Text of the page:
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  • Open Access

How well documented are testing strategies and outcome measurement methods in trials of tests? A comparison of reporting quality in test-treatment and monitoring RCTS

  • 1,
  • 1,
  • 1,
  • 2,
  • 3,
  • 4 and
  • 1
Trials201314 (Suppl 1) :P14

https://doi.org/10.1186/1745-6215-14-S1-P14

  • Published:

Keywords

  • Randomise Control Trial
  • Treatment Plan
  • Management Decision
  • Outcome Assessment
  • Complex Nature

Background

Given the advantages of the randomised controlled trial (RCT) design for the evaluation of therapeutic interventions, it is tempting to assume that the same approach must be the gold standard for the evaluation of testing strategies. Such trials present considerable challenges, due to the complex nature of the decision–making process. To interpret how changes in testing strategies create observed effects, trials must pre–specify how test results should inform diagnostic and management decisions and treatment plans.

Aim

To assess and compare reporting quality of testing strategies in test-treatment RCTs and RCTs of monitoring strategies.

Method

Published RCTs were ascertained systematically for two separate projects:
  1. 1.

    Those evaluating any diagnostic test and measuring patient outcomes (CENTRAL 2009).

     
  2. 2.

    Those evaluating any strategy for monitoring for disease progression or recurrence (CENTRAL 2011).

     

Trial reports were appraised regarding documentation of interventions, and completeness of primary outcome reporting.

Results

103 test-treatment RCTs and 58 monitoring RCTs were included. In test-treatment trials, the nature of the intervention was frequently unclear: 10% described the study intervention, 6% the control intervention. Outcome measurement methods were adequate enough to be replicated in 51%. These results will be compared to those for monitoring RCTs.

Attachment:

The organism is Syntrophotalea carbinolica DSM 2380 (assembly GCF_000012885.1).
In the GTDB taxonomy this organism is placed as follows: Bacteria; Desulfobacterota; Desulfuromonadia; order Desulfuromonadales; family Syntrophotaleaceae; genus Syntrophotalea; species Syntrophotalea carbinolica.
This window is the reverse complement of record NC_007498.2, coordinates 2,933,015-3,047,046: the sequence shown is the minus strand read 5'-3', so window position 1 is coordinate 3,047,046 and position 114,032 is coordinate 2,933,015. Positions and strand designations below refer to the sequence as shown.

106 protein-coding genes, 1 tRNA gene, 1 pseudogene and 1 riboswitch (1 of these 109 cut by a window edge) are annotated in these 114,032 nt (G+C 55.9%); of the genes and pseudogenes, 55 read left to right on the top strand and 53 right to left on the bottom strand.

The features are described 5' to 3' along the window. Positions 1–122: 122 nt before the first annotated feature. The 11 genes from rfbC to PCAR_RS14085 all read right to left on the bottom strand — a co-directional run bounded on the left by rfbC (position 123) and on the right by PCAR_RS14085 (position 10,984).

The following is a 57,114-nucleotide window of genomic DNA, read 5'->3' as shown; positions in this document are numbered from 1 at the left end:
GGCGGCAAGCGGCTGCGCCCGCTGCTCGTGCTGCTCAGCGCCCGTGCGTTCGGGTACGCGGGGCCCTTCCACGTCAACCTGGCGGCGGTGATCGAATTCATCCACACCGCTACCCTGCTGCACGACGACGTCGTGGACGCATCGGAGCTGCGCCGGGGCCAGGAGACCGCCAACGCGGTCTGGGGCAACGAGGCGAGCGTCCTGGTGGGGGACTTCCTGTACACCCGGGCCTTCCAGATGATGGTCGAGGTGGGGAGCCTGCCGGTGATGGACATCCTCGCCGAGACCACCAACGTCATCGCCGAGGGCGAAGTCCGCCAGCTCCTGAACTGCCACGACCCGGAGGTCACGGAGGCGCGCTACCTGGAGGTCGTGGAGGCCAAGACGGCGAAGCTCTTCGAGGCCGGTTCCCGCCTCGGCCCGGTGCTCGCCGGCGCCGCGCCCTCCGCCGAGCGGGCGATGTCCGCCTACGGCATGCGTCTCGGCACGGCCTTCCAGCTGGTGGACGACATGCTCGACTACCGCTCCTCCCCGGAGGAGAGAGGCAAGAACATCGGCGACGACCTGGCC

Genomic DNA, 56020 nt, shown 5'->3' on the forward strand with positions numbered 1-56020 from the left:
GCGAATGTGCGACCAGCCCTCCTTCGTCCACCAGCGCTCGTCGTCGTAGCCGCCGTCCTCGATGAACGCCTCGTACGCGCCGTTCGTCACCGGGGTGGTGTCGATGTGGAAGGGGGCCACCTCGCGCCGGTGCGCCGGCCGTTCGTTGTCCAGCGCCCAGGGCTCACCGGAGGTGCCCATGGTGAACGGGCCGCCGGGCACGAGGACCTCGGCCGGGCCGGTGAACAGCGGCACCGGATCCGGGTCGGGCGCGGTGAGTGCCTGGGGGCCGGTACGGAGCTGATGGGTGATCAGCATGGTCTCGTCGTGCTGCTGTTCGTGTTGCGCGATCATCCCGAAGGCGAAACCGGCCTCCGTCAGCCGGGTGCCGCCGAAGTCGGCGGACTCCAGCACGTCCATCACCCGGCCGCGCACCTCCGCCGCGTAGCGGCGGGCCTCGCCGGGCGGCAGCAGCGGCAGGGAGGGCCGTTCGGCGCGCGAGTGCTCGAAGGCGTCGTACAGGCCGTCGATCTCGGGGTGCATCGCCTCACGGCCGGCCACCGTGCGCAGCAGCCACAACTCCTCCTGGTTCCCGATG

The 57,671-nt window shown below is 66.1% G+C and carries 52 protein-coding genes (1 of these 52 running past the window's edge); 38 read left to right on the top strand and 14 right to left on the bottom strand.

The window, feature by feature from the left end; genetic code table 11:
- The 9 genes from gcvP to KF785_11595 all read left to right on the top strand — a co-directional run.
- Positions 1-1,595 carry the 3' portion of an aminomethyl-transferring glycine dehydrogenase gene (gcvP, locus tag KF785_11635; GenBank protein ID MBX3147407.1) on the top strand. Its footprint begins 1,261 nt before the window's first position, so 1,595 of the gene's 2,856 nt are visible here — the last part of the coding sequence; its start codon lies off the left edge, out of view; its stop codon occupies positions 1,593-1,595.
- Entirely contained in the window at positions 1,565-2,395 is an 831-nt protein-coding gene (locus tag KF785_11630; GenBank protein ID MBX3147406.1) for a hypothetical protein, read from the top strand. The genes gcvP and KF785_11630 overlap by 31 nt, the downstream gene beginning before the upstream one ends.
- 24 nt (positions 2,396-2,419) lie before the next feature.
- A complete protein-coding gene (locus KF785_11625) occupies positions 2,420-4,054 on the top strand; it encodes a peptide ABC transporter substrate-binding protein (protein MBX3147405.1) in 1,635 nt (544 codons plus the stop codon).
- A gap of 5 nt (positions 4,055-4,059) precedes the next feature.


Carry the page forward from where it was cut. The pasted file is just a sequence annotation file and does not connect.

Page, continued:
Conclusions

Preliminary findings suggest that interpretation of effects observed in both test-treatment and monitoring RCTs are hampered by incomplete reporting of interventions and outcome assessment. Testing strategies require more detailed description of multiple decision–making components compared to other types of interventions. A new CONSORT extension may be required to improve standards.

Authors’ Affiliations

(1)
University of Birmingham, Birmingham, UK
(2)
University of Southampton, Southampton, UK
(3)
University of Leeds, Leeds, UK
(4)
University of Oxford, Oxford, UK

Copyright

© Dinnes et al; licensee BioMed Central Ltd. 2013

This article is published under license to BioMed Central Ltd. This is an Open Access article distributed under the terms of the Creative Commons Attribution License (http://creativecommons.org/licenses/by/2.0), which permits unrestricted use, distribution, and reproduction in any medium, provided the original work is properly cited.

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